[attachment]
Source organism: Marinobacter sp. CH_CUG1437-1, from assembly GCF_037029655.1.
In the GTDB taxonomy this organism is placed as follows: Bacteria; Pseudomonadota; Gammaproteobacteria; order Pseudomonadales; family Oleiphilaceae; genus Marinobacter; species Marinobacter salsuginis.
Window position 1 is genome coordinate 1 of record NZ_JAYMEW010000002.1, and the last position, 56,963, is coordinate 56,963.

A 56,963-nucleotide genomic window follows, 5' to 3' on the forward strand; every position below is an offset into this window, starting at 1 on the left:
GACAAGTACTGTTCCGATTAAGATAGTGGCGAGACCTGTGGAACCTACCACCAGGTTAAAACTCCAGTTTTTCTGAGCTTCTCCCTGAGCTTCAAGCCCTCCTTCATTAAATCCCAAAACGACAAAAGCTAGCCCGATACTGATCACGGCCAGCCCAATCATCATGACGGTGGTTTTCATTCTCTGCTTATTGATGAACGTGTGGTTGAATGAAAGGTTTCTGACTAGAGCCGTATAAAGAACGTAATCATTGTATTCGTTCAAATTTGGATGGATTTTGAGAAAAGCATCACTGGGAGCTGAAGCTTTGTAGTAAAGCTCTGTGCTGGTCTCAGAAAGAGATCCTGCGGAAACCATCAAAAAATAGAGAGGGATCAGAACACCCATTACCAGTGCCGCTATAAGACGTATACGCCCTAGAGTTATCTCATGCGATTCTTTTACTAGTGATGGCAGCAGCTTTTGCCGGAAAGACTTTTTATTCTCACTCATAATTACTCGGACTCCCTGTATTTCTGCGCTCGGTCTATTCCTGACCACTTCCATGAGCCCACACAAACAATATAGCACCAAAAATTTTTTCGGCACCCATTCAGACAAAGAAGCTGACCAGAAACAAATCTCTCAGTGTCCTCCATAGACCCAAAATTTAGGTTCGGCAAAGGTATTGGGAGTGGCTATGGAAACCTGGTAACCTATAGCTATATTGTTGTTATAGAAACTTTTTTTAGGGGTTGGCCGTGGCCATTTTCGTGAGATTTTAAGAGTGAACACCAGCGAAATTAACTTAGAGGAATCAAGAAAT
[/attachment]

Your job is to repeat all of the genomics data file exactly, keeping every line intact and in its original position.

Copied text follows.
Source organism: Marinobacter sp. CH_CUG1437-1, from assembly GCF_037029655.1.
In the GTDB taxonomy this organism is placed as follows: Bacteria; Pseudomonadota; Gammaproteobacteria; order Pseudomonadales; family Oleiphilaceae; genus Marinobacter; species Marinobacter salsuginis.
Window position 1 is genome coordinate 1 of record NZ_JAYMEW010000002.1, and the last position, 56,963, is coordinate 56,963.

A 56,963-nucleotide genomic window follows, 5' to 3' on the forward strand; every position below is an offset into this window, starting at 1 on the left:
GACAAGTACTGTTCCGATTAAGATAGTGGCGAGACCTGTGGAACCTACCACCAGGTTAAAACTCCAGTTTTTCTGAGCTTCTCCCTGAGCTTCAAGCCCTCCTTCATTAAATCCCAAAACGACAAAAGCTAGCCCGATACTGATCACGGCCAGCCCAATCATCATGACGGTGGTTTTCATTCTCTGCTTATTGATGAACGTGTGGTTGAATGAAAGGTTTCTGACTAGAGCCGTATAAAGAACGTAATCATTGTATTCGTTCAAATTTGGATGGATTTTGAGAAAAGCATCACTGGGAGCTGAAGCTTTGTAGTAAAGCTCTGTGCTGGTCTCAGAAAGAGATCCTGCGGAAACCATCAAAAAATAGAGAGGGATCAGAACACCCATTACCAGTGCCGCTATAAGACGTATACGCCCTAGAGTTATCTCATGCGATTCTTTTACTAGTGATGGCAGCAGCTTTTGCCGGAAAGACTTTTTATTCTCACTCATAATTACTCGGACTCCCTGTATTTCTGCGCTCGGTCTATTCCTGACCACTTCCATGAGCCCACACAAACAATATAGCACCAAAAATTTTTTCGGCACCCATTCAGACAAAGAAGCTGACCAGAAACAAATCTCTCAGTGTCCTCCATAGACCCAAAATTTAGGTTCGGCAAAGGTATTGGGAGTGGCTATGGAAACCTGGTAACCTATAGCTATATTGTTGTTATAGAAACTTTTTTTAGGGGTTGGCCGTGGCCATTTTCGTGAGATTTTAAGAGTGAACACCAGCGAAATTAACTTAGAGGAATCAAGAAAT